citizens of the Cedar Valley address the proposal for a coal burning power plant

Waterloo, Iowa

City Council meeting

May 7, 2007

 

 

 

c e d a r v a l l e y s p e a k s

Group 5

5. Laura Jackson, Washington St., Cedar Falls

Good evening and thank you. My name is Laura Jackson I live in CF and I’m a scientist. I’ve been reading about Global Warming in the scientific literature for 17 years now. I think it’s sometimes difficult to remember that we’re all in this together weather we live in Waterloo or Cedar Falls or Hudson on anywhere in our region. We drink the same water, we breathe the same air. We share the same economy…and the same climate. And we are probably getting tired and hungry right now as well…

The scientific consensus is that this climate change that we’re seeing now is getting worse…it’s going to be very painful and very expensive across the world, and disproportionately burden upon the poor, the poor everywhere. There have been several spurious arguments raised tonight about the Power Plant and I would like to address four of them.

The first is that the EPA will protect us. We have seen that the EPA is under attack now because it has not been protecting us. It has recently lost a law suit about regulating CO2. The supreme court ruled that it must .. actually… The EPA is also under a lot of pressure from lobbyists, campaigners, and the electric utilities industry according to the Center of Responsible Politics which keeps a detailed data base of lobbying so that the electric utilities industry is ranked 3rd in campaign contributions, lobbying and that revolving door between the electric utilities lobbyists and the EPA regulators.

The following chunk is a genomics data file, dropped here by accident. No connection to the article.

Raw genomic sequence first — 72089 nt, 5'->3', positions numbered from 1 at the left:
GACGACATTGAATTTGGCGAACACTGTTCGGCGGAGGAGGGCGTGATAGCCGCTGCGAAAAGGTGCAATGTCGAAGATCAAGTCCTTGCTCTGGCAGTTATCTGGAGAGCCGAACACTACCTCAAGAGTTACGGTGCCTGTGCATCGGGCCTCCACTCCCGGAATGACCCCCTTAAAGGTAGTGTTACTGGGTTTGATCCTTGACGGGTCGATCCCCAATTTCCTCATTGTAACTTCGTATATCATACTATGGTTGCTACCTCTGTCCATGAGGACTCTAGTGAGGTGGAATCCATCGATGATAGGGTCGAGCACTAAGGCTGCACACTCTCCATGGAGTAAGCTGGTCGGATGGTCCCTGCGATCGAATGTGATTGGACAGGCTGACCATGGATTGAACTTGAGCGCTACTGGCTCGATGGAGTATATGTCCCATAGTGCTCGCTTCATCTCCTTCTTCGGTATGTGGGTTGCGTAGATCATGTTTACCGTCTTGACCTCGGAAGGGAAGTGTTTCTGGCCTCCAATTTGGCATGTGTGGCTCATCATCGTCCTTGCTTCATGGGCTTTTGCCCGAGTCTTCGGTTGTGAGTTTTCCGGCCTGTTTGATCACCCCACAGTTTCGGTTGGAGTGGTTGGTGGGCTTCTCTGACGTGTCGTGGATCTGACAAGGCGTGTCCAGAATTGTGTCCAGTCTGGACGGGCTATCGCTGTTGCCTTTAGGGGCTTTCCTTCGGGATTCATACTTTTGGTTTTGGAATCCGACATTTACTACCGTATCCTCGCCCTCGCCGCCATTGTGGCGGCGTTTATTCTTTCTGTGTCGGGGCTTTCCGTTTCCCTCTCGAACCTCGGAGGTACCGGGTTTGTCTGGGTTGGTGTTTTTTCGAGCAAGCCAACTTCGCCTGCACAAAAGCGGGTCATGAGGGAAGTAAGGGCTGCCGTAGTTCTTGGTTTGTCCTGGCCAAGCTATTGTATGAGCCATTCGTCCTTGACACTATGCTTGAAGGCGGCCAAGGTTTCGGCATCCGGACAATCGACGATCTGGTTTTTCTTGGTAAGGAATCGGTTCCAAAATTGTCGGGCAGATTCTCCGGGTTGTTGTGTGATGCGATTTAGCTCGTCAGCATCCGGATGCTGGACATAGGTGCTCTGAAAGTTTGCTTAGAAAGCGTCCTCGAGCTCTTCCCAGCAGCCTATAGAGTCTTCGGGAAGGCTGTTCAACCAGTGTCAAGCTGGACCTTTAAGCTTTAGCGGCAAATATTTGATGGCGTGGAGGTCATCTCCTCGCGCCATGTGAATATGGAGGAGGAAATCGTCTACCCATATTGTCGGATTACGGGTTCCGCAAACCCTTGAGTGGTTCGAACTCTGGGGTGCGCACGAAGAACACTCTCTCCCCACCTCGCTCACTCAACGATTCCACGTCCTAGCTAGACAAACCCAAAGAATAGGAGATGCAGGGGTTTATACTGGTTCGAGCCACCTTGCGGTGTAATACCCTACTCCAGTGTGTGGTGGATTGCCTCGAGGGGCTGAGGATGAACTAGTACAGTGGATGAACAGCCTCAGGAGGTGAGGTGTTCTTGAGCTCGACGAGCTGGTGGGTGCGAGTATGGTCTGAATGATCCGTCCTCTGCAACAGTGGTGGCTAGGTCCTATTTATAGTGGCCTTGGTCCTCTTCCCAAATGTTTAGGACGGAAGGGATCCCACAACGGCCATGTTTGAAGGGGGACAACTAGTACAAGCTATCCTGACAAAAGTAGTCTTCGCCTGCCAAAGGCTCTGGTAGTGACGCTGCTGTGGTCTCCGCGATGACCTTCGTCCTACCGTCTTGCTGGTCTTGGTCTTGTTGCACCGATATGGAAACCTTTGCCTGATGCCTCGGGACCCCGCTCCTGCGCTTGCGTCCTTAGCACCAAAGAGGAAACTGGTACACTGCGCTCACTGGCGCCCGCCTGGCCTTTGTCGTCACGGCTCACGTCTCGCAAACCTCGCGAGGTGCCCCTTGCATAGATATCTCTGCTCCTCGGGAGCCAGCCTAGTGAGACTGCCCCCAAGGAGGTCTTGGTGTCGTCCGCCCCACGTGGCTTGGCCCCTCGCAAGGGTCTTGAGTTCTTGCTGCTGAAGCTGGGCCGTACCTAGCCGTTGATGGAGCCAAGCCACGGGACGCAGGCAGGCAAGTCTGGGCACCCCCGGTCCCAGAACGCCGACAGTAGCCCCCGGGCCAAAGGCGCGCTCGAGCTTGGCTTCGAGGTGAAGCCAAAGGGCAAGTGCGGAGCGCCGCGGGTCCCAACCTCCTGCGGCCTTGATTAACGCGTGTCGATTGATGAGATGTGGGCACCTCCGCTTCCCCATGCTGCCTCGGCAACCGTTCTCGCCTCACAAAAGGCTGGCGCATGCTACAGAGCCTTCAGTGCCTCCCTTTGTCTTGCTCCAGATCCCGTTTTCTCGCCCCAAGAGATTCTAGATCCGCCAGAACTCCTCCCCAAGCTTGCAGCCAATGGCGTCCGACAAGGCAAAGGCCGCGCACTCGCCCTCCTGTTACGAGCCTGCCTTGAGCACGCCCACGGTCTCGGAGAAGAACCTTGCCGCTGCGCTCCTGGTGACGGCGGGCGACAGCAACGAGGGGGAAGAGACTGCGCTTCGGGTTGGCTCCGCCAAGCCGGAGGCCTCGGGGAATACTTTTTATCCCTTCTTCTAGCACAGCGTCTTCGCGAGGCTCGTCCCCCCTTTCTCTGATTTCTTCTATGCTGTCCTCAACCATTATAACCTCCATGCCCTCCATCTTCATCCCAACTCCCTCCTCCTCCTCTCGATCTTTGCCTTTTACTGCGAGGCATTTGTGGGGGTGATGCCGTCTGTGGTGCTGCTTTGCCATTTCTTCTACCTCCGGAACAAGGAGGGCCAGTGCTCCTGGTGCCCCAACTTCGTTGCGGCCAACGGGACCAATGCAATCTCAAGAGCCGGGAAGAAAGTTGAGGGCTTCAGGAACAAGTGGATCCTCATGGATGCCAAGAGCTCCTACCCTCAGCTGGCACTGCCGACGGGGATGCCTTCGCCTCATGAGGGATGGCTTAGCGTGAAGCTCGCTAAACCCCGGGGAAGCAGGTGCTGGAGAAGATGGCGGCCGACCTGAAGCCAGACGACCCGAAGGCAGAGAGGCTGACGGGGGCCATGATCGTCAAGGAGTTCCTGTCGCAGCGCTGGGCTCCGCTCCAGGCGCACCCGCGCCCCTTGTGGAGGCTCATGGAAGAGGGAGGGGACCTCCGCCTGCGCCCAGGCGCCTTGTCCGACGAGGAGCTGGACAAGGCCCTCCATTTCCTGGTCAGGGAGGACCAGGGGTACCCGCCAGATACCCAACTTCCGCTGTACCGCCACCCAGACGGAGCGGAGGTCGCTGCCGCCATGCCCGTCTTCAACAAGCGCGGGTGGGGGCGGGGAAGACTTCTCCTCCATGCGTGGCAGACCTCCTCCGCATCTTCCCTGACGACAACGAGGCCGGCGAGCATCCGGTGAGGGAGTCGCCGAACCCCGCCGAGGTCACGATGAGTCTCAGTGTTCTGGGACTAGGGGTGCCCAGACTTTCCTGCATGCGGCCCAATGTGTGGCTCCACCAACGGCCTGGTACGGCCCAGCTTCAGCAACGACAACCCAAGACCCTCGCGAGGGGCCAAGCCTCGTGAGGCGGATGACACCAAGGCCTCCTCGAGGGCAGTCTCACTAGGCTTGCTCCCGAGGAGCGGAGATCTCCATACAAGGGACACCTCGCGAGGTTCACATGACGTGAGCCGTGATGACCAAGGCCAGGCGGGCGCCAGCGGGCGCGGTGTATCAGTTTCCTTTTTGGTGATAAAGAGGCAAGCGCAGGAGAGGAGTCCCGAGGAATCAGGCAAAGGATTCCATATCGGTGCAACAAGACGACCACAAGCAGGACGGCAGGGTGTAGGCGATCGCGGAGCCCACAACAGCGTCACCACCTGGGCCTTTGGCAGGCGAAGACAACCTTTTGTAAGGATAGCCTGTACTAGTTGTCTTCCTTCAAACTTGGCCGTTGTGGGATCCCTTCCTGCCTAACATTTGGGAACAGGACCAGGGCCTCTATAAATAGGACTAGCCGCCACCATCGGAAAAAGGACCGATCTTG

So there are many good reasons to think that the EPA is in fact NOT protecting our health and will continue to not protect our health, as they are supposed to do.

2. Second, the economic study that was funded by LS Power. I know the economist who ran that study. And he made it very clear in the newspaper and to me personally that he was not supposed to count economic costs, only economic benefits of this study! Now this is a serious state of denial. And not good for us in the long term.

3. Third, biofuels. It would take 50,000 acres of switchgrass to fuel just 5 percent of LS Power’s electric needs. $400,000 as little donation to UNI will not be enough to buy or lease 50,000 acres of land in Black Hawk County, it’s going to take a little bit more than that. Finally, I would like to say bravo to LS Power’s renewable projects or their research, and once you’re ready with a proposal we will welcome you with open arms.